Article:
Finding My Inner Diva

Yesterday evening, I read a very interesting article over at the Wall Street Journal called “Why Divas Need Make No Apology.” The article deconstructs the meaning of “diva” into both negative and positive traits. In contemporary pop culture especially, diva seems to take on a slightly derogatory meaning. It tends to describe someone who is demanding, arrogant, and always needs to be the center of attention. But this article posits that “healthy divas” have a great deal of traits that others could learn from. Firstly, they always demand their worth and never settle. Secondly they advocate for themselves and others. Thirdly, they are hard workers who believe in themselves and exude confidence.

There is a fascinating anecdote in the article where a comedian describes an article that he read:

“Dan Nainan, a 31-year-old comedian in New York City, says he became more assertive and inflexible a few years ago, after reading a newspaper interview with a call girl. “She said that when she charged $500, men treated her like dirt, so she upped her price to $3,000, and now men treat her like gold,” he says. “That really opened my mind.”

I included the most recent commercial by pop superstar and diva Beyonce above. Whether you are a fan or her or not, Beyonce knows how to command an audience and she knows her worth. As I push through to the next phase of my personal, professional and financial lives, I’m going to find my inner diva. And release her!

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WHAT JAY-Z HAS TAUGHT ME ABOUT BUSINESS

Several years ago, a friend of mine and I visited the then recently opened 40/40 club in Manhattan, music mogul Jay-Z’s sports club. We weren’t there 10 minutes and who did we see? Mr. Jay-Z himself. I was then still new to New York and was completely starstruck at the idea of meeting a celebrity. I was content to just stay at our table and make furtive glances his way. But my friend grabbed my arm, pulled me over to him and introduced us to the superstar. Jay-Z was nothing short of warm, generous, and polite, graciously engaging us when he clearly was under no obligation to do so. Since then, I have carefully watched his career flourish to stratospheric levels. Most recently he has extended his already enviable brand to include sports agent. As I begin to build Think Young Media Group one of my “virtual mentors” has been Jay-Z. I find myself thinking back to his example often to find tried and tested strategies for taking myself and my career to where I want to be. Some of the most cogent business tips, courtesy of Jay-Z, include:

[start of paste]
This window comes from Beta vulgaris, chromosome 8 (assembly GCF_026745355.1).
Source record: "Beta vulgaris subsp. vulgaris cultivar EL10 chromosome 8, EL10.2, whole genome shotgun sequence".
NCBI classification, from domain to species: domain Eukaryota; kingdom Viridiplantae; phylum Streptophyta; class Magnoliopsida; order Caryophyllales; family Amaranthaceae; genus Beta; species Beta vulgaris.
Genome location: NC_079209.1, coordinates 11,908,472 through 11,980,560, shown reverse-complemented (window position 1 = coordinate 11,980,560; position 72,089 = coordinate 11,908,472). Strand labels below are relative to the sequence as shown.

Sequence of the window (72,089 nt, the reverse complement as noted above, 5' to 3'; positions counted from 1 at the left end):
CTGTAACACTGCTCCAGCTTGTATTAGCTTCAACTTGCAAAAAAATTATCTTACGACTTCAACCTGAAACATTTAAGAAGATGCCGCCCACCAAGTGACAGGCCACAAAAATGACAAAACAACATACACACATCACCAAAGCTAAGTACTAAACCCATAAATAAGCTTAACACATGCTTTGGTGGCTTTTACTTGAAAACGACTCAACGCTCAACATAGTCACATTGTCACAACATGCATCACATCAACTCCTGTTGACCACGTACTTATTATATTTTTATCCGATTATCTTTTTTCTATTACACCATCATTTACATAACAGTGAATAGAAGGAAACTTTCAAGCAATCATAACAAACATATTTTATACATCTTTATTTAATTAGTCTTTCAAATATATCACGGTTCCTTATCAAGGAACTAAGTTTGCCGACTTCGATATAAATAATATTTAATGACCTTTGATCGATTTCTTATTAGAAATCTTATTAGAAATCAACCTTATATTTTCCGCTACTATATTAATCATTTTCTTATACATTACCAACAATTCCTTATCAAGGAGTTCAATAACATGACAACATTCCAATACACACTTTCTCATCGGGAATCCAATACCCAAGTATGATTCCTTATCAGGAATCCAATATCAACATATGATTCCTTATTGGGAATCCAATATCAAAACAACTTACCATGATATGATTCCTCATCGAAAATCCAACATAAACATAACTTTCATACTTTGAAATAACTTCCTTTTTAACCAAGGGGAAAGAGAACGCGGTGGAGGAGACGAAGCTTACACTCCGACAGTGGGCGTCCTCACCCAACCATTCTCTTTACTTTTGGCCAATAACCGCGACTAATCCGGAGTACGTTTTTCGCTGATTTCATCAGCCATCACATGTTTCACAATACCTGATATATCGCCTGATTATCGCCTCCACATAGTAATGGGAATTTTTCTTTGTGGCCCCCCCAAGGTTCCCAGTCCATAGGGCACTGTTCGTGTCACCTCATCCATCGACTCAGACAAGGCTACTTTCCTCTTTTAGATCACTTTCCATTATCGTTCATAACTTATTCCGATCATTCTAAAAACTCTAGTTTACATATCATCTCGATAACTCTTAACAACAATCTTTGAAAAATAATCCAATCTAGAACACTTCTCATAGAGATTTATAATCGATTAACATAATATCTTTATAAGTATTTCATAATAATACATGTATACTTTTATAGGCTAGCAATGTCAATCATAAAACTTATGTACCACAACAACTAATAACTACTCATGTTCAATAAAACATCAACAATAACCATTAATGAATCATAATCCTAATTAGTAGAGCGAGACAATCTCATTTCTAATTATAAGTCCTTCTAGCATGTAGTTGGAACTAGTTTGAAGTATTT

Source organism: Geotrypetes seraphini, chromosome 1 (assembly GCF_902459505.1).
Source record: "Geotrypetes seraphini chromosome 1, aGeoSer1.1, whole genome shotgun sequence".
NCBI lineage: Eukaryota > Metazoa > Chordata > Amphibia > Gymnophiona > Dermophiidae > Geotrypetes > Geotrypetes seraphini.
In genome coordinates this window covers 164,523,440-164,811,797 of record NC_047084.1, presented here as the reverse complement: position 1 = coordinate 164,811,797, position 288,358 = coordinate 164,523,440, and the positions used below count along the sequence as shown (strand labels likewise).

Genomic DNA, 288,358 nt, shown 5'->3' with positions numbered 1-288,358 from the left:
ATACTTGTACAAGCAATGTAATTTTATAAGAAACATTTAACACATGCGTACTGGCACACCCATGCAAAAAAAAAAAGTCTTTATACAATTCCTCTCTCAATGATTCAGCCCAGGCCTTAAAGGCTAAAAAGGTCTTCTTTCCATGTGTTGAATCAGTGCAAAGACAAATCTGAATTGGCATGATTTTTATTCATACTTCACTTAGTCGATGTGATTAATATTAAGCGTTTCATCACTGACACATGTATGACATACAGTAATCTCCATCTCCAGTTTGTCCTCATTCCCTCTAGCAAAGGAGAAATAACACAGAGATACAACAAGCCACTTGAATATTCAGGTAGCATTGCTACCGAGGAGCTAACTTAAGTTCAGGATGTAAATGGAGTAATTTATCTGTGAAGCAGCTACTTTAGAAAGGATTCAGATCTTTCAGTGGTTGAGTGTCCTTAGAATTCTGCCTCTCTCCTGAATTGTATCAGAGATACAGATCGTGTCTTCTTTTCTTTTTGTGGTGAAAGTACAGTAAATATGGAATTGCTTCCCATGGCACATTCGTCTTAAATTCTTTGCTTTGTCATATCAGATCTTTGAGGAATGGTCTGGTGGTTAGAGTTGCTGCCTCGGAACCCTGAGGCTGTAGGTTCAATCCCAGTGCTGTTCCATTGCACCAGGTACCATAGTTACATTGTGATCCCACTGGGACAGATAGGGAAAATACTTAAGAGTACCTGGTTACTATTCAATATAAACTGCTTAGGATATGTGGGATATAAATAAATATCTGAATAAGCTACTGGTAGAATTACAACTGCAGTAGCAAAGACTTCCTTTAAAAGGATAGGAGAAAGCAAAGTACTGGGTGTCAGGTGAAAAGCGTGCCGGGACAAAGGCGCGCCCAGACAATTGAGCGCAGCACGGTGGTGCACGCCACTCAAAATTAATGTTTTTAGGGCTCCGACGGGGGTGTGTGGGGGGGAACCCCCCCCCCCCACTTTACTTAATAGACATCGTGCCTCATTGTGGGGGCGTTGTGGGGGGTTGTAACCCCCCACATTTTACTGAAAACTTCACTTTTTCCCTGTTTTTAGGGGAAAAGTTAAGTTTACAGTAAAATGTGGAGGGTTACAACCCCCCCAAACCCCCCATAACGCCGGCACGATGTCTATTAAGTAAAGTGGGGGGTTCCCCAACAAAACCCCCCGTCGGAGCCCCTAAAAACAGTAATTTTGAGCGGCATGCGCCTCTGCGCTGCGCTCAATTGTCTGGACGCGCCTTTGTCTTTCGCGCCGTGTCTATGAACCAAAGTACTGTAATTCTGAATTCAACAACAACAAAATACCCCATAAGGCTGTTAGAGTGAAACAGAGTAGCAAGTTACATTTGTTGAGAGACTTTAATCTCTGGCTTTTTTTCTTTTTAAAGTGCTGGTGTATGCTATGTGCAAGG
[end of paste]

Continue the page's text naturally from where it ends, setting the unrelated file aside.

1. Treat everyone with respect. He didn’t know me from a hole in the wall but the amount of respect he showed me coupled with the attention he gave to us has always stayed with me. I believe it was Abraham Lincoln who said, “Nearly all men can stand adversity, but if you want to test a man’s character, give him power.”
  2. Learn how to read people.  Jay-Z, to me, embodies someone who possesses a range of intelligences, one of which is social intelligence. In particular, he has honed the skill of assessing the strengths and weaknesses of most of those who come into his orbit. There’s this great Jay line in his song “Izzo (H.O.V.A)” that says, “I do this for my culture…Show them how to move in a room full of vultures, Industry is shady, it needs to be taken over, Label owners hate me, I’m raising the status quo up…” Let’s face it, when you are dealing with people you will deal with both the good and the bad. Learning how to “move in a room full of vultures” as well as distinguish those that can add value to you and your company from others is invaluable. 
  3. Protect yourself, your brand and your business. Always handle attacks to you, your brand & business swiftly and then move forward.
  4. Be inquisitive and identify smart, successful mentors who can offer you honest feedback. The video above is one that Forbes did with both Jay-Z and Warren Buffett (another of my idols)! Jay-Z has been very open about his curious nature and his desire to always learn. Smart questions are the lifeblood of knowledge.
  5. Focus first. Then apply this focus to the most feasible, realistic way to make money.
  6. Hard times make you into the person you’re supposed to be. You choose how you respond to the uncontrollable and controllable events in your life. Life from them and move on.
  7. True Renaissance men master one area first before moving on to another interest/business opportunity. Looking back, I think one of the things that has held me back was my lack of focus. I admire how Jay really solidified his reputation in music before moving on to the sports, fashion, and beverage industries. Build your reputation first and branching out becomes much easier.